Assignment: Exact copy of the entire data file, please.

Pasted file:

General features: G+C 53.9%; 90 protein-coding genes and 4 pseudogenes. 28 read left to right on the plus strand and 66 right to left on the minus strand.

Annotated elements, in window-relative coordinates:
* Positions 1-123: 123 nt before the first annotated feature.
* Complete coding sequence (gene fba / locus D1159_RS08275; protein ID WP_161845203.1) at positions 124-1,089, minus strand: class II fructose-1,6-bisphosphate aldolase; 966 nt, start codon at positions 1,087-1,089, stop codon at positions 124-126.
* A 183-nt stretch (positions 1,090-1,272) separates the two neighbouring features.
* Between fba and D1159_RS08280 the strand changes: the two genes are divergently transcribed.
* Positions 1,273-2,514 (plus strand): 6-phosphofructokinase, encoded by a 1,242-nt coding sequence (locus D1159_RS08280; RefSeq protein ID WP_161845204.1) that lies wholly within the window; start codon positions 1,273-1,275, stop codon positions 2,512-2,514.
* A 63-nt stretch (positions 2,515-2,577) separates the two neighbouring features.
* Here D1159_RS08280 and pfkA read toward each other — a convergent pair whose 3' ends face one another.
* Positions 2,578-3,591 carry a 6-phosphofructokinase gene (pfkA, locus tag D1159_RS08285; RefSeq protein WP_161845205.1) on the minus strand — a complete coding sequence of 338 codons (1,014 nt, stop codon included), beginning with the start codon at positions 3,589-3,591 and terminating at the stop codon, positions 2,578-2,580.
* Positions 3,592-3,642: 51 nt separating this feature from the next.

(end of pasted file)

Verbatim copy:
General features: G+C 53.9%; 90 protein-coding genes and 4 pseudogenes. 28 read left to right on the plus strand and 66 right to left on the minus strand.

Annotated elements, in window-relative coordinates:
* Positions 1-123: 123 nt before the first annotated feature.
* Complete coding sequence (gene fba / locus D1159_RS08275; protein ID WP_161845203.1) at positions 124-1,089, minus strand: class II fructose-1,6-bisphosphate aldolase; 966 nt, start codon at positions 1,087-1,089, stop codon at positions 124-126.
* A 183-nt stretch (positions 1,090-1,272) separates the two neighbouring features.
* Between fba and D1159_RS08280 the strand changes: the two genes are divergently transcribed.
* Positions 1,273-2,514 (plus strand): 6-phosphofructokinase, encoded by a 1,242-nt coding sequence (locus D1159_RS08280; RefSeq protein ID WP_161845204.1) that lies wholly within the window; start codon positions 1,273-1,275, stop codon positions 2,512-2,514.
* A 63-nt stretch (positions 2,515-2,577) separates the two neighbouring features.
* Here D1159_RS08280 and pfkA read toward each other — a convergent pair whose 3' ends face one another.
* Positions 2,578-3,591 carry a 6-phosphofructokinase gene (pfkA, locus tag D1159_RS08285; RefSeq protein WP_161845205.1) on the minus strand — a complete coding sequence of 338 codons (1,014 nt, stop codon included), beginning with the start codon at positions 3,589-3,591 and terminating at the stop codon, positions 2,578-2,580.
* Positions 3,592-3,642: 51 nt separating this feature from the next.